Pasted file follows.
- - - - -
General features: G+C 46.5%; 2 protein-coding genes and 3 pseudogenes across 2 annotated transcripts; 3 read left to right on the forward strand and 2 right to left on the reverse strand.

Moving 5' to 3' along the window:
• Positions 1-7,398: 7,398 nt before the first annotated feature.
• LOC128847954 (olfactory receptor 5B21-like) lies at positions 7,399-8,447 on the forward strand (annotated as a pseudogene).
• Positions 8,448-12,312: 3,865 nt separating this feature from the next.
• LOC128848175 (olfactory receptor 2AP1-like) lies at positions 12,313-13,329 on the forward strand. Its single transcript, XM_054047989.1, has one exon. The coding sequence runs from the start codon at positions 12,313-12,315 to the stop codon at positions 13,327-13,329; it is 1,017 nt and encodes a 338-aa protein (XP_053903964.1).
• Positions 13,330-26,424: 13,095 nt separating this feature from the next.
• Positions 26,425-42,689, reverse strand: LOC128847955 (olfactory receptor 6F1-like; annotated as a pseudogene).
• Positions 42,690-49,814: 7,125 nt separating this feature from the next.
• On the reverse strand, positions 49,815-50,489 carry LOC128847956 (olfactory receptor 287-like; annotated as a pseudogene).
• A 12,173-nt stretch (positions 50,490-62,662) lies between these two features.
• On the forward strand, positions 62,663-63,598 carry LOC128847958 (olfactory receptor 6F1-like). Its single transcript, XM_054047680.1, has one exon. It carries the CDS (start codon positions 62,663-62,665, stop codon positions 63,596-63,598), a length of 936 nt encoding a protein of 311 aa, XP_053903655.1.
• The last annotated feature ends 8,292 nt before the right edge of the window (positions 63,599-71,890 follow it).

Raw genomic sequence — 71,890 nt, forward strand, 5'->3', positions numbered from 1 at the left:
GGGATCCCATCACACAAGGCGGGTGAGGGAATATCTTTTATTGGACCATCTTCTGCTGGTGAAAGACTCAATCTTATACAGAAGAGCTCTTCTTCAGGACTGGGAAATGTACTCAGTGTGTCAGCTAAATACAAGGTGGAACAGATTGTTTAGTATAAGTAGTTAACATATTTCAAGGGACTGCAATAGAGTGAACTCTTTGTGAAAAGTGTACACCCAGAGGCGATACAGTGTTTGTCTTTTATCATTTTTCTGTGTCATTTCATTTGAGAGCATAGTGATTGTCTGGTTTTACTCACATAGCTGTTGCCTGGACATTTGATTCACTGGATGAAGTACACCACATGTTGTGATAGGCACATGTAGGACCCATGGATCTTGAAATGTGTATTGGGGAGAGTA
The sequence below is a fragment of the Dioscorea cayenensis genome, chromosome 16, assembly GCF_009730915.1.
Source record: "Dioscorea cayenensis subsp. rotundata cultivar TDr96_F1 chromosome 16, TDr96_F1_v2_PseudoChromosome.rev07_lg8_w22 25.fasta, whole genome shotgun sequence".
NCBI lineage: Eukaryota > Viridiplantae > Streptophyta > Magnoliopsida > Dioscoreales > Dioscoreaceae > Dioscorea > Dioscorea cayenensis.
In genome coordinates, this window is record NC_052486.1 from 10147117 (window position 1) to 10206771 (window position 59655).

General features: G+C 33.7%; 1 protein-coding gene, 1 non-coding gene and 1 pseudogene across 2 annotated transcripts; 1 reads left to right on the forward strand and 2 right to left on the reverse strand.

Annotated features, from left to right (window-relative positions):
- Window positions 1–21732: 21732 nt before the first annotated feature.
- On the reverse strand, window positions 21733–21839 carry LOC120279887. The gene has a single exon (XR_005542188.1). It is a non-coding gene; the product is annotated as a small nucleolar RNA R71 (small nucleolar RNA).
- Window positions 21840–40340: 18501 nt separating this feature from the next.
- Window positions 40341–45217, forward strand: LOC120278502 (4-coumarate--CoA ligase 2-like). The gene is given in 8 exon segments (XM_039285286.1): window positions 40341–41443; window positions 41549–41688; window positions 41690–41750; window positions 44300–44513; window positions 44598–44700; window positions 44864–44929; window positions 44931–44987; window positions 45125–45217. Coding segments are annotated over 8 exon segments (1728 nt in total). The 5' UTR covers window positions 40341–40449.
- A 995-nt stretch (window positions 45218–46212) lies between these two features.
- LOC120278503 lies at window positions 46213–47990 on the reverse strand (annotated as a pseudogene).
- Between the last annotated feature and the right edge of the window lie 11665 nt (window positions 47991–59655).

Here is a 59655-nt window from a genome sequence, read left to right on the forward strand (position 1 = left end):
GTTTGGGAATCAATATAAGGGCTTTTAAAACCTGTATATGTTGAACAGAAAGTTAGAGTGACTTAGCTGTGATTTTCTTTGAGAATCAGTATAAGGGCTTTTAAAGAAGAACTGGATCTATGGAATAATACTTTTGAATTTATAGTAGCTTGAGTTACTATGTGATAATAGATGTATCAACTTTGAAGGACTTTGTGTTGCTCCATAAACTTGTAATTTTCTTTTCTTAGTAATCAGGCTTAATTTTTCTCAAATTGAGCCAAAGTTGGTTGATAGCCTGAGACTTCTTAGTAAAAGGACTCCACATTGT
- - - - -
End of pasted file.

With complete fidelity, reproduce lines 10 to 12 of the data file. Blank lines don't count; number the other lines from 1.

• On the reverse strand, positions 49,815-50,489 carry LOC128847956 (olfactory receptor 287-like; annotated as a pseudogene).
• A 12,173-nt stretch (positions 50,490-62,662) lies between these two features.
• On the forward strand, positions 62,663-63,598 carry LOC128847958 (olfactory receptor 6F1-like). Its single transcript, XM_054047680.1, has one exon. It carries the CDS (start codon positions 62,663-62,665, stop codon positions 63,596-63,598), a length of 936 nt encoding a protein of 311 aa, XP_053903655.1.